2 US soldiers charged in BB gun incident in Seoul
SEOUL — Two U.S. Forces Korea soldiers have been charged for their alleged role in a BB gun shooting last month that resulted in a third soldier being shot by a South Korean police officer.
Staff Sgt. Christian Lopez-Morales was charged with assault and at least two related violations for allegedly driving away from the scene of the Itaewon shooting and striking the police officer with his car.
A military official close to the investigation said Lopez-Morales also was charged with special obstruction of justice resulting in injury and another count that relates to inflicting bodily injury and destruction of property with a dangerous instrument.
He remains in the Seoul Detention Center, where he was transferred last week upon his request. His request for transfer came after South Korean authorities issued an arrest warrant for him, claiming he posed a flight risk and might destroy evidence. Lopez-Morales had been in U.S. military custody since March 23.
A female E-4 who police said confessed to shooting BBs at passers-by “for fun,” was charged with assault but will not be arrested, the prosecutor said.
According to police, the two soldiers fired one or more BB guns shortly before midnight on March 2 at the crowded intersection in front of the Hamilton Hotel and then fled with a private first class in a car driven by Lopez-Morales.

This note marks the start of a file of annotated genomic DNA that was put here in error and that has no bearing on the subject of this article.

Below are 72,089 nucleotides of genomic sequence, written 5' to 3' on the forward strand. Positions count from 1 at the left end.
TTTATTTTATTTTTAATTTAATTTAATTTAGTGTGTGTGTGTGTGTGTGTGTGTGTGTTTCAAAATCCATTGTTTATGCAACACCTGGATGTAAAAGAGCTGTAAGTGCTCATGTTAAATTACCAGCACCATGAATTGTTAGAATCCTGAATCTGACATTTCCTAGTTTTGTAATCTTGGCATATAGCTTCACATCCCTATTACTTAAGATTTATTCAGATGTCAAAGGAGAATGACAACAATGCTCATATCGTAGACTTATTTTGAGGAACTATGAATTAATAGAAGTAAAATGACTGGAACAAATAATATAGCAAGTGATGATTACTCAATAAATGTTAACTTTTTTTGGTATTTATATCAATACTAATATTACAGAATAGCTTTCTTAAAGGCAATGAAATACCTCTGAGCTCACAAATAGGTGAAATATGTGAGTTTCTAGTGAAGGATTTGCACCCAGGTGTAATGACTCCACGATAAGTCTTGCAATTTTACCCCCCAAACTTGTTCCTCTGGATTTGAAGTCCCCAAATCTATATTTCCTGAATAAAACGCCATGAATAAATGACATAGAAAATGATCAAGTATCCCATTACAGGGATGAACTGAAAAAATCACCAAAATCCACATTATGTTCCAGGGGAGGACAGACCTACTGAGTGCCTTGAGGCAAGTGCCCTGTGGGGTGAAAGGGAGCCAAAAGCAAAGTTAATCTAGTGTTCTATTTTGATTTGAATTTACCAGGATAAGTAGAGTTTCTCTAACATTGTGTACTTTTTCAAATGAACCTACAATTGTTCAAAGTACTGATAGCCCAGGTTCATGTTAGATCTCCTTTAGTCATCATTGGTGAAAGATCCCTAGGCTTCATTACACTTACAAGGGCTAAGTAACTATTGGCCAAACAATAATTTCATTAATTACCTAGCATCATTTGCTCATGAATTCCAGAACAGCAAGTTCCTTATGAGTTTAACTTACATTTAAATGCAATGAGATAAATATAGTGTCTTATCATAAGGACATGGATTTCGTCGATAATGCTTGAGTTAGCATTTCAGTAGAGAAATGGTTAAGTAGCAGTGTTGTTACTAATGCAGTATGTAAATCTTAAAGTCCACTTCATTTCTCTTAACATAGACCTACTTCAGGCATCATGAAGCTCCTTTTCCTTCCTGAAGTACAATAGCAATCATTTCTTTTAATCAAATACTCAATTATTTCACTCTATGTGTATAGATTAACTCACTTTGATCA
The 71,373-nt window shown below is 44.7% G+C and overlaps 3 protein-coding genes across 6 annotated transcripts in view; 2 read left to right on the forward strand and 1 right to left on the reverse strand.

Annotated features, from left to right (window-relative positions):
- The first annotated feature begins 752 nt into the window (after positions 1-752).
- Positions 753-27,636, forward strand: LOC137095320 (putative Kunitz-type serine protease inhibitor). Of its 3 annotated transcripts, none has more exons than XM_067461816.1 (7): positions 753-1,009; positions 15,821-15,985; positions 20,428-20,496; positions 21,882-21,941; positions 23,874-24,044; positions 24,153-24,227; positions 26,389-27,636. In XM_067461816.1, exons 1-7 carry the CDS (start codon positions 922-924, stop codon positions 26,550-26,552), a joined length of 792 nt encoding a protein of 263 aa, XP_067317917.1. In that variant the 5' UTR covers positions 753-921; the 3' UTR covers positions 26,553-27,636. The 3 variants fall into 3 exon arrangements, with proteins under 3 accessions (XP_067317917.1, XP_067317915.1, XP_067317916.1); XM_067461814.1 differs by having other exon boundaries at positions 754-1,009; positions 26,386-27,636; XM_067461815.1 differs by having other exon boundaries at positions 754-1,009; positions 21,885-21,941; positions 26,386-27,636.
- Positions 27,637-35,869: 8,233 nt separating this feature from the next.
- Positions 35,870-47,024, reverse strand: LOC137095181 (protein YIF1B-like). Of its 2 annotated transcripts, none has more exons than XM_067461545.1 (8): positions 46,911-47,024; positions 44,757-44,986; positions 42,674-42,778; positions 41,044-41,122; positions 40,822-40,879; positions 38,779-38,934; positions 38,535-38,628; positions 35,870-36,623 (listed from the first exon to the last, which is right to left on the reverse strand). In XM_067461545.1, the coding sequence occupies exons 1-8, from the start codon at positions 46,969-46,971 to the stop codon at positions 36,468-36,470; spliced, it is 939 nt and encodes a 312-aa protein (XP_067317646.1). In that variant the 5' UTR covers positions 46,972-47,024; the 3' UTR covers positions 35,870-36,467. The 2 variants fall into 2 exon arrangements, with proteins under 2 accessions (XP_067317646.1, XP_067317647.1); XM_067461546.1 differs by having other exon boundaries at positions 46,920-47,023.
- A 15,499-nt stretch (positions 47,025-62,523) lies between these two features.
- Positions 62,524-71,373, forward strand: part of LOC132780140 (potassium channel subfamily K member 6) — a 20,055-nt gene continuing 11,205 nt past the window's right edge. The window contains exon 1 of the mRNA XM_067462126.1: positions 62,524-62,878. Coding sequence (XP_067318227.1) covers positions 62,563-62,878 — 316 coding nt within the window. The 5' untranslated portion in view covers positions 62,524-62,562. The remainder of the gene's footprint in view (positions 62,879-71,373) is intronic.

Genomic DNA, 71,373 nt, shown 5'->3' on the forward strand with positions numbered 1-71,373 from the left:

A South Korean police officer riding in a taxi followed in a 7.5-mile chase that reached speeds of 105 miles per hour. It ended when the officer approached the car on foot and the driver reversed, striking him in the leg. The officer fired several shots, one of which struck the private in the chest.
Police said the soldiers then drove away. The two male soldiers returned to U.S. Army Garrison Yongsan around 1 a.m. after dropping the E-4 off at a nearby hotel.
The soldiers initially told U.S. military police that the private had been shot by Arabs.
An investigator with the Seoul Central District Prosecutor’s Office said Friday that the private will not be charged and is no longer under investigation.
The case spawned a media frenzy in South Korea and led to calls for the military to curb troop misbehavior.
A South Korean detective said the officer who fired the shots was hospitalized for four weeks with injuries to his feet and left knee, and three civilians who tried to stop Lopez-Morales from driving away at the start of the chase were injured but not hospitalized.